The Decline of Capital
Hardcover: 1976, Crowell, 202 pages, ISBN: 978-0690010459 (also translated into Japanese)
In his foreword, Paul Erdman reflects on this statement from The Decline of Capital: “Americans have to be educated to the great American facts of modern life – that this country has peaked as a self-sufficient nation endowed with a potential for constant growth.” Erdman writes: “[This] is not a dramatic story of a ‘Great Crash’ to be followed by the ‘Greatest Depression Ever Told.’ … The curve of our national economy, which, throughout our history, has allowed for universally rising expectations, is no longer ascending. … Our economic future has already begun. … It is not a future which will culminate in a catastrophic collapse, but rather something much less exciting, something which will prove to be quite tedious and trying: a future in which ‘recession is permanent’. In other words, Jones shows that we have passed over a new threshold. The Decline of Capital is about what we can expect.”
Capitalism and Christians: Tough Gospel Challenges in a Troubled World Economy
Hardcover: 1992, Paulist Press, 90 pages, ISBN: 978-0809133451
This book may change the way you think about capitalism. Arthur Jones has produced a scathing critique on capitalism, the way it’s practiced in the United States and most western nations today. Even as it stands triumphant on the world economic stage, capitalism, when measured against Christian precepts, is detrimental to the common good, injurious to the planet, and promotes the false god of materialism. It has turned the United States into the newest Third World country and corrupted the American ideals of human equality and the dignity of the individual. Jones compares the reality of western economic life with the prophetic teaching of Catholic and other church leaders in North and South America.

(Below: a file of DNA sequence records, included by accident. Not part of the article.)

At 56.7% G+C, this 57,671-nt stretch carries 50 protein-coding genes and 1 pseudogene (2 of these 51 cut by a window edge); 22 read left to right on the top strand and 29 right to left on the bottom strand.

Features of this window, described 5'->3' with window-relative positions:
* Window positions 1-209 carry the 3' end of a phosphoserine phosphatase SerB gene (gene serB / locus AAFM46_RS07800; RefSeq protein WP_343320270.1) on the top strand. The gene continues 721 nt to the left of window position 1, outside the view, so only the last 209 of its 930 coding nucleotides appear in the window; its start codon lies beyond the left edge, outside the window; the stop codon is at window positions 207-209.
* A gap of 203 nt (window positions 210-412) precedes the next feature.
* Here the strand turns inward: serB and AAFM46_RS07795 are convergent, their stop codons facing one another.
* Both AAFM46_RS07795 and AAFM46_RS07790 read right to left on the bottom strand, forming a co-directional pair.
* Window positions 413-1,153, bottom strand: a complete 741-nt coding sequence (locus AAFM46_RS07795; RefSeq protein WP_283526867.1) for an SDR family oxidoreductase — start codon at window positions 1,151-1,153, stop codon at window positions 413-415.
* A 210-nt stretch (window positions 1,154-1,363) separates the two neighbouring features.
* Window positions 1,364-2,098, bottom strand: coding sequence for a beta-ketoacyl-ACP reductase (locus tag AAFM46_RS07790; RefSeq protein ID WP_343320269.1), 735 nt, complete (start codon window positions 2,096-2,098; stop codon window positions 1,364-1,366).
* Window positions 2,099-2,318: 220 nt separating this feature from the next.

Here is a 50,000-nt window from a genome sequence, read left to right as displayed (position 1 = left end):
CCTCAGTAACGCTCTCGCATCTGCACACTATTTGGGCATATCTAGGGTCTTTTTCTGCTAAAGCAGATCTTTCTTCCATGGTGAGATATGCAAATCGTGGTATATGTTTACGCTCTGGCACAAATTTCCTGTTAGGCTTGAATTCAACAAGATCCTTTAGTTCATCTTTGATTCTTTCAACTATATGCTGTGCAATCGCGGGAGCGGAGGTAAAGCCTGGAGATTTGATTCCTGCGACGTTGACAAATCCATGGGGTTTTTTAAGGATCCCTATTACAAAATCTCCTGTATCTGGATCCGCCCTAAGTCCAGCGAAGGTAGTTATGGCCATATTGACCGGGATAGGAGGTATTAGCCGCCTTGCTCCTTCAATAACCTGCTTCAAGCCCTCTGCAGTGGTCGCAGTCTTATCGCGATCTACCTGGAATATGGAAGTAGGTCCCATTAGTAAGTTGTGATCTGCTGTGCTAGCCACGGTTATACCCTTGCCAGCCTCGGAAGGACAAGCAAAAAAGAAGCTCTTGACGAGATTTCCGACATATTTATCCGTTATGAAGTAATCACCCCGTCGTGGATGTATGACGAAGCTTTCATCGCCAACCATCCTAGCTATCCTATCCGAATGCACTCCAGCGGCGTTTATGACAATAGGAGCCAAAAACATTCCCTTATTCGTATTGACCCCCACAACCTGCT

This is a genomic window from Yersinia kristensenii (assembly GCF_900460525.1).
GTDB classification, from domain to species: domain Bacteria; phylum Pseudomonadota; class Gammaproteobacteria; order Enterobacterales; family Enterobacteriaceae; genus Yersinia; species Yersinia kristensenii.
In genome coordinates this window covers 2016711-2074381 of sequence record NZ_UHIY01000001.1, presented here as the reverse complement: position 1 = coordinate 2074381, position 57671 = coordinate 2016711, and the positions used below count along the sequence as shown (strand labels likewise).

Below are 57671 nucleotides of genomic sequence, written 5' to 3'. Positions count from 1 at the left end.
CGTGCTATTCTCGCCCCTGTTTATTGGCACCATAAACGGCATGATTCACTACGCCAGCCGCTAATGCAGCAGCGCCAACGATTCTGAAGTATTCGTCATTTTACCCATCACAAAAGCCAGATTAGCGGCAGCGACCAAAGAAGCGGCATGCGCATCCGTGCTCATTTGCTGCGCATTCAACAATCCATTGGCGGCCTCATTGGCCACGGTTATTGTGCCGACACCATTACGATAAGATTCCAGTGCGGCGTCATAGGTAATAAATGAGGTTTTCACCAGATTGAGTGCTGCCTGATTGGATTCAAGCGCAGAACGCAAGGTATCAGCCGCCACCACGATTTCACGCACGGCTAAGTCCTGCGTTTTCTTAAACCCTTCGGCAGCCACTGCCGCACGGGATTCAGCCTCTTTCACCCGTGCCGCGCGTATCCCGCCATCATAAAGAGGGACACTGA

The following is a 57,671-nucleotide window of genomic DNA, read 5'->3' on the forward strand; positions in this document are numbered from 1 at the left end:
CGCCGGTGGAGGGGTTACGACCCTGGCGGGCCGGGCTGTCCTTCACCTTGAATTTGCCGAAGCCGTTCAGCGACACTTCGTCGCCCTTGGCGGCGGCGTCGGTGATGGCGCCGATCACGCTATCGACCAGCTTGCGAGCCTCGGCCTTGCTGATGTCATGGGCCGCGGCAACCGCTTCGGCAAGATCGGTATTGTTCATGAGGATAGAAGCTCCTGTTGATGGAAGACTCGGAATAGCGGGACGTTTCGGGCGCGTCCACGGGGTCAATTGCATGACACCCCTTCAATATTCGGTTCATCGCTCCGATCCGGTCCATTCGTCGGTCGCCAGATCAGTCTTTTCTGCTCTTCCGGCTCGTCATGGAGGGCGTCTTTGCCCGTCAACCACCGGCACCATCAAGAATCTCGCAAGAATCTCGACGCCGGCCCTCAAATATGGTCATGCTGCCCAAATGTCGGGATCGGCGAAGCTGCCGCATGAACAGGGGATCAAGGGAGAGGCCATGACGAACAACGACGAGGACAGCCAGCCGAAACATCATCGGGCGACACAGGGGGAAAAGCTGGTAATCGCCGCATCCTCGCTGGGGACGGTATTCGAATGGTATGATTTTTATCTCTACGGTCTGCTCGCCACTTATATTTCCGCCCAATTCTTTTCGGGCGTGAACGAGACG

Review: “Many books are available on the relationship between capitalism and Christianity … but this latest provides a distinctive point of view … Jones sees business as good but easily corrupted and opines that the undesirable form of capitalism has become dominant. He proposes three solutions.” – Larry Seilhamer, St. Paul’s College, in Library Journal
Campaign 1996: Who’s Who in the Race for the White House
by James L. Srodes and Arthur Jones
Paperback: 1995, Harper Collins, 168 pages; ISBN: 978-0061009938
Although the Democrats captured the White House in 1992, the mid-term Congressional elections gave the Republican radical right and dissatisfied Democrats the encouragement they needed to enter the race for the most challenging job in the world. Veteran journalists James L. Srodes and Arthur Jones had direct access to all the major candidates, and Campaign 1996 includes in-depth interviews with them all. Comprehensive, informative and insightful, the book covers trends, important local and state issues, profiles of voters by various groups, and the long-term fate of the Contract With America. This fast-paced, nonpartisan handbook gave voters the information they needed to choose their candidate.